by Rick Ezell
We live in a sex-crazed culture. According to the Web site Students Against Destructive Decisions, “Currently 46.8 percent of all high school students report they have had sexual intercourse” (http://www.sadd.org/stats.htm).
Teenage “dating” Web sites that boast millions of members encourage teenage patrons to select not prom dates but partners for casual sexual escapades. According to the 2000 census, the number of unmarried couples living together has increased tenfold between 1960 and 2000, and 72 percent between 1990 and 2000 (http://www.rayfowler.org/2008/04/18/statistics-on-living-together-before-marriage/). It seems as though everybody is doing “it.”
We are bombarded with sex and sexual images. One can learn about sex from a variety of sources, but it would be wise to hear what the Bible say about sex.
Many people believe the whole subject of sex is somehow dirty and shameful to discuss. God is the one who in the beginning created us as sexual beings. “God created man in his own image, in the image of God he created him; male and female he created them” (Genesis 1:27). What it means to be man, what it means to be woman—emotionally, intellectually, physically—that difference comes from God himself. Men and women are different because God made them different.
Sex was God’s idea in the beginning. He thought of it first. He made us different so that our differences would attract us to each other.
An Intimate Relationship
While God said to Adam and Eve, “Be fruitful and increase in number” (Genesis 1:28), the primary reason for sex is so a man and a woman can reach an intimacy that is impossible without it. The Bible refers to that as becoming one flesh. In that moment a husband and wife physically come together in the act of love. This moment cannot happen simply by talking together, working side by side on the same project, or living in the same house.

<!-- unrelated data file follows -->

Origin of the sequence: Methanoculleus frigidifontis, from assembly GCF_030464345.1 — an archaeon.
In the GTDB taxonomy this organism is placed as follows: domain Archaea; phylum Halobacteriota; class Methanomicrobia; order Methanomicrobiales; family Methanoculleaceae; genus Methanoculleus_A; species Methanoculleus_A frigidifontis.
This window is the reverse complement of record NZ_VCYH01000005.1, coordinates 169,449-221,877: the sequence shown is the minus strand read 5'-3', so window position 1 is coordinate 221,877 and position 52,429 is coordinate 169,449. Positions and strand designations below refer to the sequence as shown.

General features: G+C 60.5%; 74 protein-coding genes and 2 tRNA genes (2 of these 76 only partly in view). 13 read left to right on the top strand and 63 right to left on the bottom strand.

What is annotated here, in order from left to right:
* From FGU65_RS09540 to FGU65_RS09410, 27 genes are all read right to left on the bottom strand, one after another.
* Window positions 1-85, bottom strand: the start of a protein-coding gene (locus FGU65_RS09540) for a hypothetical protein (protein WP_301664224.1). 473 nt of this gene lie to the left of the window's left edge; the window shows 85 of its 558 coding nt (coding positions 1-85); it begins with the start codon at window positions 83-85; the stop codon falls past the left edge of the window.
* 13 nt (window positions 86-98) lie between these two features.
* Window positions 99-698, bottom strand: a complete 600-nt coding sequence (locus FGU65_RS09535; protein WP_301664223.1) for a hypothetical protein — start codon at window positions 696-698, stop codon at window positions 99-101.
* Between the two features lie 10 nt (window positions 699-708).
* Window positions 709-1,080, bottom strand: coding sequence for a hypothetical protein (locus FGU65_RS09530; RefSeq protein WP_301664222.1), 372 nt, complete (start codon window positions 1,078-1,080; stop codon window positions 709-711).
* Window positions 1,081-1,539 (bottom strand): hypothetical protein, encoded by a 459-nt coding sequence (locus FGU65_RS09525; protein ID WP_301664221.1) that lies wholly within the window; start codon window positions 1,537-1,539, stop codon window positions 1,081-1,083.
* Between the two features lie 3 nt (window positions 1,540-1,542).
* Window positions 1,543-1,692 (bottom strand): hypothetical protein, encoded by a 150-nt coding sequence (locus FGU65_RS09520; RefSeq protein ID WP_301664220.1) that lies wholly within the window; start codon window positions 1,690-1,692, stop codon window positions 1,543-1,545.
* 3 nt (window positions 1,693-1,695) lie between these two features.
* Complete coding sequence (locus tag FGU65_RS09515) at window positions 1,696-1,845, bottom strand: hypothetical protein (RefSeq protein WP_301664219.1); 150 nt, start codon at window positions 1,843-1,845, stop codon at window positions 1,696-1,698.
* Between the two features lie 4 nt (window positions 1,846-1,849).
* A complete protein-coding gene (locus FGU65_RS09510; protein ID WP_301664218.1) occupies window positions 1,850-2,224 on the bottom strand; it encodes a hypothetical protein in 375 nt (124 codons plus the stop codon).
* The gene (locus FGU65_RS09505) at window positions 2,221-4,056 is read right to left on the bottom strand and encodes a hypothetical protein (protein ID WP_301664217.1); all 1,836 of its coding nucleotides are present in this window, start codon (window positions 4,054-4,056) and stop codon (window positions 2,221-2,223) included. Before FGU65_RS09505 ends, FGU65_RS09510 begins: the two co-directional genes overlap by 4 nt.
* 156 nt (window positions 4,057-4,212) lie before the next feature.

This idea of becoming one flesh, this act of marriage, is described in Genesis 4:1. The Hebrew literally says “Adam knew Eve.” Modern translations have correctly interpreted this as a reference to the sexual relationship, but in substituting “lay with” for “knew,” the meaning has been lost.
The Hebrew word translated “know” means to know intimately, to know by personal experience. This knowing goes beyond the intellectual. It is the difference between saying, “I know George Washington” and “I know my wife.” The one I know from history; the other I know from 28 years of living together.
To become one flesh, then, is to know a person in a way unlike any other kind of knowing. That means there is no such thing as casual sex. For better or worse, every time a man and a woman come together—whether or not they are married—it is anything but casual. It may be fun or pleasurable, it may be earthy and physical, it may be accompanied by candles and soft music, and it may take place in a bedroom or in the back seat of a car. The specifics don’t matter. But it is not casual. It’s serious business when a man and a woman engage in sexual activity.
The Context of Marriage
God’s plan from the beginning was for the glorious gift of sex to be opened in marriage. That’s why the Ten Commandments include the statement, “You shall not commit adultery” (Exodus 20:14). One Sunday school student in a children’s department defined adultery as the sin of pretending to be older than you are. He may be right. Adultery is pretending to know more about life, marriage, and relationships than God. Adultery is a violation of God’s plan of faithfulness to one partner.
Why would God communicate such a message? Did he want to cause us undue grief and pain? Did he want to spoil our fun? Inherent within every negative biblical command are two positive principles: to protect us and to provide for us. It is to our benefit to wait to have sexual relations until after marriage. God wants the best for us. He gives his commands to protect us from fear, anxiety, guilt, self-consciousness, and even physical pain. And he wants to provide for us a future, a hope, a wonderful marriage based on trust, love, and honesty.
Solomon in Proverbs 7 warned his young son to beware of any woman who would lead him into sexual sin. The adulteress promised a good time but her path led only to shame and destruction. He described the consequences of going down that path and the ultimate demise. Solomon minced no words. To cross the line into sexual adultery and sexual immorality will cost you.